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Frisco STYLE Magazine

More Than Four

Sep 01, 2020 ● By Frisco STYLE

I never knew that gold is the ribbon color representing Childhood Cancer. I never knew that September is Childhood Cancer Awareness Month. I never knew how many kids in the Dallas Fort-Worth Metroplex currently have or previously had cancer. I never knew that childhood cancer was the number one cause of death by disease. I never knew, at least until it hit my home and made itself welcome inside my son, Evan's, body. 

On the evening before Thanksgiving 2019, we heard the dreaded words from our child’s ophthalmologist, “There is a mass behind his eye. It looks to be indicative of a cancer, but the only definitive way to know is to get a biopsy. You need to go to the emergency room. Time is of the essence.” That evening we sat in the emergency room in a small sterile white room filled with machines, monitors, two chairs and a single bed squeezed into the room. The doctors came in to tell us that they had the MRI images uploaded and that their radiologist suspected Rhabdomyosarcoma. 

Thanksgiving Day we decided to pack our bags and drive to Houston to see if we had better luck in finding a surgeon. To our blessing and surprise, people were working behind the scenes to coordinate the Ophthalmologists, the Oculoplastic Surgeon and the Oncology team. The results came in: the biopsy revealed that the mass behind my son’s eye was in fact a malignant tumor. He was diagnosed with a rare childhood cancer known as Embryonal Rhabdomyosarcoma. I immediately got plugged into all the pediatric cancer groups and quickly learned about the ‘More than Four’ movement.


More than Four

‘More than Four’ is a movement that is bringing awareness to the funding by the National Cancer Institute for Research in Pediatric Cancer. Every day, 43 children are diagnosed with cancer in the United States and just under four percent of funding goes to researching the biology of each type of cancer, both solid tumors and blood cancer. It also has to cover the expense of short- and long-term effects of treatment. 

Most children who are diagnosed with cancer are misdiagnosed for several weeks, even months. By then, the cancer has metastasized, which directly impacts the chance of effectively treating cancer and using fewer toxic measures. According to St. Baldrick’s Foundation, adults are more easily diagnosed in early stages of cancer while 80 percent of children receive a diagnosis of cancer after metastasis has occurred.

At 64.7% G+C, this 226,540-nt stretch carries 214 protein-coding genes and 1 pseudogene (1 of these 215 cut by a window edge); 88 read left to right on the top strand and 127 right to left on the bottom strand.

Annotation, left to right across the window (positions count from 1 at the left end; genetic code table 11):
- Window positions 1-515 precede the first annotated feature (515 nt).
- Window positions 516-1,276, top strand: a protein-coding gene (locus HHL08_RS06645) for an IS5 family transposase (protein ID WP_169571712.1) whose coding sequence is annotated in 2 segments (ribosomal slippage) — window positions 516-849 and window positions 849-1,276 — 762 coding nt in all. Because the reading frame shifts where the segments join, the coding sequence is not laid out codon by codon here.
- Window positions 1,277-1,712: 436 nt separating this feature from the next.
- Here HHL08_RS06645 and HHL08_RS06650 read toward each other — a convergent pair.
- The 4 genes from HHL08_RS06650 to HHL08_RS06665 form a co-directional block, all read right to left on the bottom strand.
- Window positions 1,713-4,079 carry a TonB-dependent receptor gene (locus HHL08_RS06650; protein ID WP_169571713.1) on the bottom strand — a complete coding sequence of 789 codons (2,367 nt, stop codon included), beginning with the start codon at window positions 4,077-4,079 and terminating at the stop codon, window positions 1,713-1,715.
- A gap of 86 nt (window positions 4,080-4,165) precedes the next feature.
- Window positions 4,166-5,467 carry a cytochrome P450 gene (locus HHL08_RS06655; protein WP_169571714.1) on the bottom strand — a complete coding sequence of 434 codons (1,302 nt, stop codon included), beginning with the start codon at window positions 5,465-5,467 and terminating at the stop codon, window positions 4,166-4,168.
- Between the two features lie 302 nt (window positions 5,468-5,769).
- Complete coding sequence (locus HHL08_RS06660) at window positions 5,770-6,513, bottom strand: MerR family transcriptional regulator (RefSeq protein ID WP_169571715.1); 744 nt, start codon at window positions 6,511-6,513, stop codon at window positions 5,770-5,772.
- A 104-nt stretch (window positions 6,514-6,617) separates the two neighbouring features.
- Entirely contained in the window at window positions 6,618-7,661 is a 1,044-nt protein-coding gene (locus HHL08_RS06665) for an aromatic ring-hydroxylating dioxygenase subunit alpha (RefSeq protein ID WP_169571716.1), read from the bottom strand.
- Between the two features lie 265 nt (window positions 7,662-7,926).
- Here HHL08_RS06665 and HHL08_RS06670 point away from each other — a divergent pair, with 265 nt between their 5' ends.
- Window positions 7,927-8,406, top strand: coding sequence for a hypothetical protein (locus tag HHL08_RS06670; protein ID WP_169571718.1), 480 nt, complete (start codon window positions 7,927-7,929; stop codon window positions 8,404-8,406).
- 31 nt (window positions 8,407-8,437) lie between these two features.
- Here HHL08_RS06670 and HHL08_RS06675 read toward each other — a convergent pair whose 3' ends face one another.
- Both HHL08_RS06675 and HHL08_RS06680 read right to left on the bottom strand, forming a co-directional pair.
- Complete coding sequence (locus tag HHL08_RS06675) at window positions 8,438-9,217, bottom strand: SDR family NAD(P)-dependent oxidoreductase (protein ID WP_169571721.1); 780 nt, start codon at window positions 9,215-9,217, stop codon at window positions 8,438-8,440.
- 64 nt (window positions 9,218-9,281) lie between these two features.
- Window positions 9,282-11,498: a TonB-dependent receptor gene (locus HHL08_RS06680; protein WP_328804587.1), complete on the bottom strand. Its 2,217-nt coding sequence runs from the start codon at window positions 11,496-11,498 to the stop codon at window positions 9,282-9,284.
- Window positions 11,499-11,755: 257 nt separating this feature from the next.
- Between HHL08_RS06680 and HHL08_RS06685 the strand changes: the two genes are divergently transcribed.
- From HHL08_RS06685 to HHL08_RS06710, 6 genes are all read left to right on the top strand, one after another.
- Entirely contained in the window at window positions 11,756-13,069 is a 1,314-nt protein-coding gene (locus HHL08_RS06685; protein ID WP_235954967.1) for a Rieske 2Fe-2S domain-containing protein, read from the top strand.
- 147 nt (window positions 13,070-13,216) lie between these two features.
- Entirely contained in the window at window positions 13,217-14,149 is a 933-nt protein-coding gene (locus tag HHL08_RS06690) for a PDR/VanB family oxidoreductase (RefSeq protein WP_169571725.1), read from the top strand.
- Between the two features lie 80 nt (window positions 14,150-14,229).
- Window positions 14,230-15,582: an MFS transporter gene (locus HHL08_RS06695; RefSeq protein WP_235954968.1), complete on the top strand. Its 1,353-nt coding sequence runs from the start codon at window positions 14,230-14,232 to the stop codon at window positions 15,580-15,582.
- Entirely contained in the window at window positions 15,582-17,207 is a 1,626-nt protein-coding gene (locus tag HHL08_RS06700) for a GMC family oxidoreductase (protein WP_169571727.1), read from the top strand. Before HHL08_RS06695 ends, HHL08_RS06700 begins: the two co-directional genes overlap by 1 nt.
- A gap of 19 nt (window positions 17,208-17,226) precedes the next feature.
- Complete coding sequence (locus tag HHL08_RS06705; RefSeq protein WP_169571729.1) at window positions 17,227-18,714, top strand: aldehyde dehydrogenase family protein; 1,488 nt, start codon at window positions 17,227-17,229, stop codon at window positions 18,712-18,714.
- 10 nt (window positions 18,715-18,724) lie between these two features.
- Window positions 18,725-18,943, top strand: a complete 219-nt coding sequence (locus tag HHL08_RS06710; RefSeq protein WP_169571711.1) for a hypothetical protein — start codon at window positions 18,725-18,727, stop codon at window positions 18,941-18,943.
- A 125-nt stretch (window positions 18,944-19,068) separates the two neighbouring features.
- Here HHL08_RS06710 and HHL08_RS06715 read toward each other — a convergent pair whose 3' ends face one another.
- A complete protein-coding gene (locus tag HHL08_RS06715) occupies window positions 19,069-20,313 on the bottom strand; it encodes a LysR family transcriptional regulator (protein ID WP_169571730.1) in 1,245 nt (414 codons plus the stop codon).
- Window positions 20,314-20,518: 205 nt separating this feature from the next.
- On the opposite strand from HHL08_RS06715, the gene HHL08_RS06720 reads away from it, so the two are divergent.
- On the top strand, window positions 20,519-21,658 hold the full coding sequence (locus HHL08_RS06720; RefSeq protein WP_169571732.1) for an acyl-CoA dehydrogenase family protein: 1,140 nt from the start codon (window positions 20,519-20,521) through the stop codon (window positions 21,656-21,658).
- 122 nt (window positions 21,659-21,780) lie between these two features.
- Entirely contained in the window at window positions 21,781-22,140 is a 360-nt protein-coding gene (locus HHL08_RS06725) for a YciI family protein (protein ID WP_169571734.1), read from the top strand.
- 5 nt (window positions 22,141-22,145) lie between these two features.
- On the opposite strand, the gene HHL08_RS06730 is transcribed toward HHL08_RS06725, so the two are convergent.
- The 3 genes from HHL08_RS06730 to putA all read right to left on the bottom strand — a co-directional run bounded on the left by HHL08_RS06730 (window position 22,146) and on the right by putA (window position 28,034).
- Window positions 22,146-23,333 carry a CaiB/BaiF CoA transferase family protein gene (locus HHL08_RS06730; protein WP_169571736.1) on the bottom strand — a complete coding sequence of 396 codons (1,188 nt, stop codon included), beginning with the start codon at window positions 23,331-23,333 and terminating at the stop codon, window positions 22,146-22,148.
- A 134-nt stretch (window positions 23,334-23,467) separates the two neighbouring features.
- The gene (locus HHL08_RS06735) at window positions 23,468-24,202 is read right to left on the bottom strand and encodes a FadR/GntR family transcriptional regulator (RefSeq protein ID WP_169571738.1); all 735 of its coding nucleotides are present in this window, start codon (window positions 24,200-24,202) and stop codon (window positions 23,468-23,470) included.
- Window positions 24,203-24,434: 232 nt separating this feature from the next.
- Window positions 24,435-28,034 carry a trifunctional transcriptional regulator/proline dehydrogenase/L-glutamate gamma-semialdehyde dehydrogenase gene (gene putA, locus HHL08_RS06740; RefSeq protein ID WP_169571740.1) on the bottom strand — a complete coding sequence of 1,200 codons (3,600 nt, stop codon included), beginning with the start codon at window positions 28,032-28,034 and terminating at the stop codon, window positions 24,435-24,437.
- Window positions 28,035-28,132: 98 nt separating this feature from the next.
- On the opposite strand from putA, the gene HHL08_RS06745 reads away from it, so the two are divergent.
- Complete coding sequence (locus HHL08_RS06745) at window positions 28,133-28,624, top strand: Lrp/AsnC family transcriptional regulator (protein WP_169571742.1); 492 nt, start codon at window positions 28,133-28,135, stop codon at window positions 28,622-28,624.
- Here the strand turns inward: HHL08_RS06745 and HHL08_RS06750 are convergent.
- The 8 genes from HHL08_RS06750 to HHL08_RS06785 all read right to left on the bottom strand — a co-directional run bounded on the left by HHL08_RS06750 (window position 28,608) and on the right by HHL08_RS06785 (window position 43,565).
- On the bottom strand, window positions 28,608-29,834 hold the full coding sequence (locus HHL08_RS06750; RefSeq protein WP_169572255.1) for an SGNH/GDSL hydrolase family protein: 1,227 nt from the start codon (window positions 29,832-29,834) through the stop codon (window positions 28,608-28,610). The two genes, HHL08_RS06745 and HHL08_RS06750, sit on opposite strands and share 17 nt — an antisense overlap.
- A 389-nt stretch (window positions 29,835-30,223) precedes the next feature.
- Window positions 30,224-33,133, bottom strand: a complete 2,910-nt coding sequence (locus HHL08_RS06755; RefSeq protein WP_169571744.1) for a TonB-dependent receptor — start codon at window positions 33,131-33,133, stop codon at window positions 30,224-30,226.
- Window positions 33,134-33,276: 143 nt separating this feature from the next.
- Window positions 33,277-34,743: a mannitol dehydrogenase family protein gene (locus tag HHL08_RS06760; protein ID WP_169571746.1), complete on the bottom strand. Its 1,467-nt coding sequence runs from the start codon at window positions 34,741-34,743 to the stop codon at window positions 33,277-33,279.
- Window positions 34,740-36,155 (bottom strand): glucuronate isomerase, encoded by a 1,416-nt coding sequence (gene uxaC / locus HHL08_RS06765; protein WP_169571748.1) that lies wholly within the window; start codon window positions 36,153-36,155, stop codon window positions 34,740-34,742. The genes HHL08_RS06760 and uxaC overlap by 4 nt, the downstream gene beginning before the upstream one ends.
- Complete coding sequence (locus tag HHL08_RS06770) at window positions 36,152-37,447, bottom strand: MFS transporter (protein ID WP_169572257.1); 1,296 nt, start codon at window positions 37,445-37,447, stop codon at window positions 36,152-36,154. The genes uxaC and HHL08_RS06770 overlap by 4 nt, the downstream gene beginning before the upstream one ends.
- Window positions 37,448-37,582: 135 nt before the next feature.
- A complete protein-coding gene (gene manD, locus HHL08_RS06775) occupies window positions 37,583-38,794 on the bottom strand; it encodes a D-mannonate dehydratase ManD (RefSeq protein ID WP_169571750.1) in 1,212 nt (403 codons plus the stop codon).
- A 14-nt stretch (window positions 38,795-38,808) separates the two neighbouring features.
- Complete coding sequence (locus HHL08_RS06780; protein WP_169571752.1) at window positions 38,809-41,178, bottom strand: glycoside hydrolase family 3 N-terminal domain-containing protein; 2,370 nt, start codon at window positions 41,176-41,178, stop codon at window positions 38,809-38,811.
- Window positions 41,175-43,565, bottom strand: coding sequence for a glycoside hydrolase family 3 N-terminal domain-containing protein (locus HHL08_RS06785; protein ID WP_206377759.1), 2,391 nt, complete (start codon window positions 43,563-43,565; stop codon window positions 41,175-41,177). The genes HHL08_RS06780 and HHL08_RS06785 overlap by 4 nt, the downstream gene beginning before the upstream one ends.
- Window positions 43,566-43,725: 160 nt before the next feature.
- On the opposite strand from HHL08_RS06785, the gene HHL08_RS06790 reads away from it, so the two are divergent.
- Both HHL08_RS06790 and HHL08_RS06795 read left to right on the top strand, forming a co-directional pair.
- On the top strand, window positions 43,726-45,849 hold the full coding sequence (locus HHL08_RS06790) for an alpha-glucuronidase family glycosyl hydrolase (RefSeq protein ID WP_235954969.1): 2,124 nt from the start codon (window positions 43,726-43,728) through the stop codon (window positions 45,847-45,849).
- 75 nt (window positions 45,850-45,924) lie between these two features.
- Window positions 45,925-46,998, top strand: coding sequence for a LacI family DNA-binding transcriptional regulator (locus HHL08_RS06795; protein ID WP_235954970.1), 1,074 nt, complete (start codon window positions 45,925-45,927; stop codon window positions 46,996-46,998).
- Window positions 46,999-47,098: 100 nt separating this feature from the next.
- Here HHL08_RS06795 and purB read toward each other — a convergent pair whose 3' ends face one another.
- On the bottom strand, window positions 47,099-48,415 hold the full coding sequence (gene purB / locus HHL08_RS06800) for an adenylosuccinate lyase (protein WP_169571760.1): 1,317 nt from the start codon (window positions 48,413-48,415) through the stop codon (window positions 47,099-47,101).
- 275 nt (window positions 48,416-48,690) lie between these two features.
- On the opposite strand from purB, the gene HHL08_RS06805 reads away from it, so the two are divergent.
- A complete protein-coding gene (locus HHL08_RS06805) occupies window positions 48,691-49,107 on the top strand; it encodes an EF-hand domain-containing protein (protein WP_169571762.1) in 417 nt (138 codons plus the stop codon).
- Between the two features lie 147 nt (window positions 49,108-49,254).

Pharmaceutical companies fund about 60 percent of drug development for adult cancer and next to none for childhood cancer, according to St. Baldrick’s. The drugs used to treat adults are not the same as the ones children receive, therefore the lack of funding drugs to combat childhood cancer is to the detriment of our kids. 

For the children who are able to beat cancer, they may have won the battle but not necessarily the war. Not only is there real risk of relapse, but 95 percent of childhood cancer survivors will have a lifetime of long-term side effects to cope with. 

Children aren’t supposed to get cancer, but they do. Children should have a better chance for safer medications and improved long-term side effect management, but they don’t. And four percent of the National Institute of Cancer is not enough and neither is the lack of funding from pharmaceutical companies. Funding is needed to help children mitigate some of the physical, psychological, social and potential developmental issues that they will continue to confront every day for the rest of their lives. 

How You Can Help

Donating to foundations like Alex’s Lemonade Stand Foundation, the St. Baldrick’s Foundation and the National Pediatric Cancer Foundation, as well as spreading awareness helps tremendously! As more and more people learn about the ‘More Than Four’ movement, word gets out and laws can be changed. Cancer children deserve not only to live, but to live a better quality of life. 

Adriana Lewin is a Licensed Professional Counselor, founder of Grace to Heal Counseling and Family Chemotherapy. After six weeks of radiation and 42 weeks of chemotherapy, Evan is considered to be NED (No Evidence of Disease).